- Giftedness seems like a blessing but may be a burden.
- Gifted individuals have learning differences, including divergent thinking, quirky humor, and a penchant for complexity, that set them apart.
- Openness to experience is a key personality trait found in association with giftedness.
- Giftedness is not associated with less-social personality traits, dispelling the myth that gifted individuals have innate social problems.
We are fascinated by gifted people, from those with unusual and specific talents who are otherwise ordinary or even challenged, to those who appear almost as mythical beings, able to master many disciplines and get things done to an extraordinary extent.
The Pros and Cons of Giftedness
Misunderstood gifted people face difficult struggles, often only coming into their own later in life, though, increasingly, work on “profoundly gifted” (PG) children is carving out room for them to do well earlier on in traditional educational settings. Gifted kids are often stigmatized, labeled as weird or antisocial, and are more likely to be bullied or excluded.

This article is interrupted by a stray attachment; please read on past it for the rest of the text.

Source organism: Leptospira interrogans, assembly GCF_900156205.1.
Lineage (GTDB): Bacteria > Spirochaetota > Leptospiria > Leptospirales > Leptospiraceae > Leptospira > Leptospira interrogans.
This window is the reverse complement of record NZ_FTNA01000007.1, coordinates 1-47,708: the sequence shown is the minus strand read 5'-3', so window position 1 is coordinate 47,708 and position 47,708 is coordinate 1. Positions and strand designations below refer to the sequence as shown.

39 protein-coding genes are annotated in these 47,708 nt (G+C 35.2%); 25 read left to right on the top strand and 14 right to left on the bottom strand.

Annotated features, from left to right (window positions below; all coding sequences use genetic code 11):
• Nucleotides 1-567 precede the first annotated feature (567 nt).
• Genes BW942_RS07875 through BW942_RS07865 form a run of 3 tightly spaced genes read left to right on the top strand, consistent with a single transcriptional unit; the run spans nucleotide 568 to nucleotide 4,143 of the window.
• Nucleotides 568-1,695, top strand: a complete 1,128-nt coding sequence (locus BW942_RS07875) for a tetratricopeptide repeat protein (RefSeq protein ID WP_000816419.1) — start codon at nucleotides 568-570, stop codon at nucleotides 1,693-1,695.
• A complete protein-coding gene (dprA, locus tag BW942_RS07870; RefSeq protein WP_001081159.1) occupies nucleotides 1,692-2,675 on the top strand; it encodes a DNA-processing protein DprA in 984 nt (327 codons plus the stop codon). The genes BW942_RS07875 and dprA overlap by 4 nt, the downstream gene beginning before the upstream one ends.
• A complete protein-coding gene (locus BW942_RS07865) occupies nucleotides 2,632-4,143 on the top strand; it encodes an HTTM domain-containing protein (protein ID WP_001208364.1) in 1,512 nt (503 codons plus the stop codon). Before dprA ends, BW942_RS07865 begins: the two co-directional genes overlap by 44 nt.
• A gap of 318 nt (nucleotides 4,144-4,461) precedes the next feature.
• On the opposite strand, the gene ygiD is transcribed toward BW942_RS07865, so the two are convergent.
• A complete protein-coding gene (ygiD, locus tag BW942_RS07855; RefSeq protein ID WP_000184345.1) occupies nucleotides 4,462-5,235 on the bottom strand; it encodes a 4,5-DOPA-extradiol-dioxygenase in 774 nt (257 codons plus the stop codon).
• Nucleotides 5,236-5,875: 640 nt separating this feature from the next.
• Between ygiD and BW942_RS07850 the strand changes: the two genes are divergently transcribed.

Because giftedness is poorly understood, educational, social, and professional settings may contribute to social problems by not providing a home for such people. Furthermore, unlike those with traditional learning differences, it is harder to see where giftedness can create challenges when there are so many positives.
According to the Davidson Institute, PG people exhibit the following tendencies: rapid comprehension, an intuitive understanding of the basics, a tendency toward complexity, the need for precision, high expectations, divergent interests—and a quirky sense of humor. They usually show “asynchronous development," being remarkably ahead in some areas while being average or behind in other ways. It’s hard to know where they fit in, and educational settings typically are not designed to accommodate their differences. Especially for younger children, youthful appearance clashes with advanced ability, making it harder for certain teachers to be responsive.
Is There a Gifted Personality Type?